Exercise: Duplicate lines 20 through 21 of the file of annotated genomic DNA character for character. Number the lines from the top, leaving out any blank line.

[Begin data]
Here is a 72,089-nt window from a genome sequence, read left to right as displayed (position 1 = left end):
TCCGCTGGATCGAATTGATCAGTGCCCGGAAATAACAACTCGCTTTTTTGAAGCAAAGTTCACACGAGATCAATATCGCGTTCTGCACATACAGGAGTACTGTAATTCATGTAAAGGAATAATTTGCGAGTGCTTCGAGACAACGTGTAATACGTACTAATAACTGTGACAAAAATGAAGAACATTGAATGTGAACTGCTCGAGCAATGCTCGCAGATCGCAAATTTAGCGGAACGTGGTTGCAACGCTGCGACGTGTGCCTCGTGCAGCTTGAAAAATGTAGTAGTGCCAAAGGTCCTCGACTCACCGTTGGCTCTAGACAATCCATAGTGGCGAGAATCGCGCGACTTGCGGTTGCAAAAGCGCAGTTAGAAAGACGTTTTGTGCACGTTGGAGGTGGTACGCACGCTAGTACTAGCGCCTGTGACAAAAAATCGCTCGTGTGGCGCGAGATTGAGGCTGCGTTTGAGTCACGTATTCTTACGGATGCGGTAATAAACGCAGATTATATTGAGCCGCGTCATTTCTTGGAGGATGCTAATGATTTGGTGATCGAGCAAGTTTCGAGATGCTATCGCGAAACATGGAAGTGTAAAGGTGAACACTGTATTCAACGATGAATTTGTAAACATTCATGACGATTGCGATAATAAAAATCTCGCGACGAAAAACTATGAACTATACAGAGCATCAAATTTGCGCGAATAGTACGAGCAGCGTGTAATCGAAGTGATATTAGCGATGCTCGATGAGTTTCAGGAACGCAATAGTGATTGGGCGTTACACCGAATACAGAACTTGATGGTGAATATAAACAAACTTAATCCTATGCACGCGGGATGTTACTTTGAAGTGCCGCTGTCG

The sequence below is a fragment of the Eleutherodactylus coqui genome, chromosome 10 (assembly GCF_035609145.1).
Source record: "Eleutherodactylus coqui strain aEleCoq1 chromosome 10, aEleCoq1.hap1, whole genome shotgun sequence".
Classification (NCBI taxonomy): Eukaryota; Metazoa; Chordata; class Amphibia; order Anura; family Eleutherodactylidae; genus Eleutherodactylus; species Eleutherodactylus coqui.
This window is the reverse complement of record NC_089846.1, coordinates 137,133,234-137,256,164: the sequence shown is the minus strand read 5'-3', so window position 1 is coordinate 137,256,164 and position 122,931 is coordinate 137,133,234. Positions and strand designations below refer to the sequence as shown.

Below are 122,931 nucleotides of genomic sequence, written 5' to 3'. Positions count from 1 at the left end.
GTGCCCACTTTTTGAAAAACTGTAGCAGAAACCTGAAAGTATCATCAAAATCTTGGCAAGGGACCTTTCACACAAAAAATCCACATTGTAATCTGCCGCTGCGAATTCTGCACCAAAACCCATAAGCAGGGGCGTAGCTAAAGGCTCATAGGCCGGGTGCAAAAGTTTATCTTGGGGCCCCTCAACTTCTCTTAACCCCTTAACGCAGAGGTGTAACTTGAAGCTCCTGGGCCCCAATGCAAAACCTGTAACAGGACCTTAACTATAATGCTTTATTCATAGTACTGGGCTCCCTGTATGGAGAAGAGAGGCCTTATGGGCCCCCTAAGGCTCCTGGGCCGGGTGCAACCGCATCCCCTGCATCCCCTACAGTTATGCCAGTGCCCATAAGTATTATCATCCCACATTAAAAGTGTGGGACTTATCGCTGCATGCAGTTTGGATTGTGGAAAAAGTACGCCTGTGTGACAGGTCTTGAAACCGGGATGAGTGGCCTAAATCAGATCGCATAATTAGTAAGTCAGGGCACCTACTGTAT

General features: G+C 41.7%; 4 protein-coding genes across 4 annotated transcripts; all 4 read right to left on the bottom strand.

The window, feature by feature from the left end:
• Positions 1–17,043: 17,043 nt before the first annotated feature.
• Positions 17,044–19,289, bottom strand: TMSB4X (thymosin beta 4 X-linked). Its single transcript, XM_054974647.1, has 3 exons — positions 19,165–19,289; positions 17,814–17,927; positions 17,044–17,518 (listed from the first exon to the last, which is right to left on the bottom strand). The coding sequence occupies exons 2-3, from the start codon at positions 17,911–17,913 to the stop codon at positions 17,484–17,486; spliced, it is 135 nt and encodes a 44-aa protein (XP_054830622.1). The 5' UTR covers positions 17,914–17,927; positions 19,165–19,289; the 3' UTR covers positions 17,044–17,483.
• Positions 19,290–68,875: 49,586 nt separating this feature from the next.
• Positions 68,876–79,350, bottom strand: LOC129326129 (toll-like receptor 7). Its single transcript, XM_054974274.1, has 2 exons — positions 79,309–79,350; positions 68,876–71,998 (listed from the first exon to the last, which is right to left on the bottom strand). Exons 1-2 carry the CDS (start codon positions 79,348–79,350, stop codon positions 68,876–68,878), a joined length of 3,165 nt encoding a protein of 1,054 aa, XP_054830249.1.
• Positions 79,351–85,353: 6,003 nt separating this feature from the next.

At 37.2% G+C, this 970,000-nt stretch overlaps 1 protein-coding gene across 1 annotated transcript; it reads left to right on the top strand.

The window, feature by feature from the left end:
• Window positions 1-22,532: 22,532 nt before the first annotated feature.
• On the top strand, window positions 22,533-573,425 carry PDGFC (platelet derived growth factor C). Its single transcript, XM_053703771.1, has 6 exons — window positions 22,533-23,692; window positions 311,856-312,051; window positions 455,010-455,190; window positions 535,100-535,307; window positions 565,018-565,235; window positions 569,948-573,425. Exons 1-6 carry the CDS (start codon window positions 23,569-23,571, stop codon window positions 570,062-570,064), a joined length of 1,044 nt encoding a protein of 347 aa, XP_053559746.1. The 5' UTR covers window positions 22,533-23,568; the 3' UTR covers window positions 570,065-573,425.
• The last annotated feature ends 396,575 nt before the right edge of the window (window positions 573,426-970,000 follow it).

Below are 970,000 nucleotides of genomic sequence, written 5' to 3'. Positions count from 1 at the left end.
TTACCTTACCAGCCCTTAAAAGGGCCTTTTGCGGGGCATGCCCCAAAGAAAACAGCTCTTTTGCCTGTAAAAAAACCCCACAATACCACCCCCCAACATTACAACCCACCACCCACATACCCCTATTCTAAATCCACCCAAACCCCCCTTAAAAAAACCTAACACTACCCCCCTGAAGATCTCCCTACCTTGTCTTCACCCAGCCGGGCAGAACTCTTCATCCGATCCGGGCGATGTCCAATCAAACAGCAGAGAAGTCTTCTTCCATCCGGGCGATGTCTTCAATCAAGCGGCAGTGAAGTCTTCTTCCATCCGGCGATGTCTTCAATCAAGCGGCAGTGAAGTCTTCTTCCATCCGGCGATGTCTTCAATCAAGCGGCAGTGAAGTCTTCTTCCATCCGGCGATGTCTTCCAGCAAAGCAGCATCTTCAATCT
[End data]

• The last annotated feature ends 396,575 nt before the right edge of the window (window positions 573,426-970,000 follow it).

Below are 970,000 nucleotides of genomic sequence, written 5' to 3'. Positions count from 1 at the left end.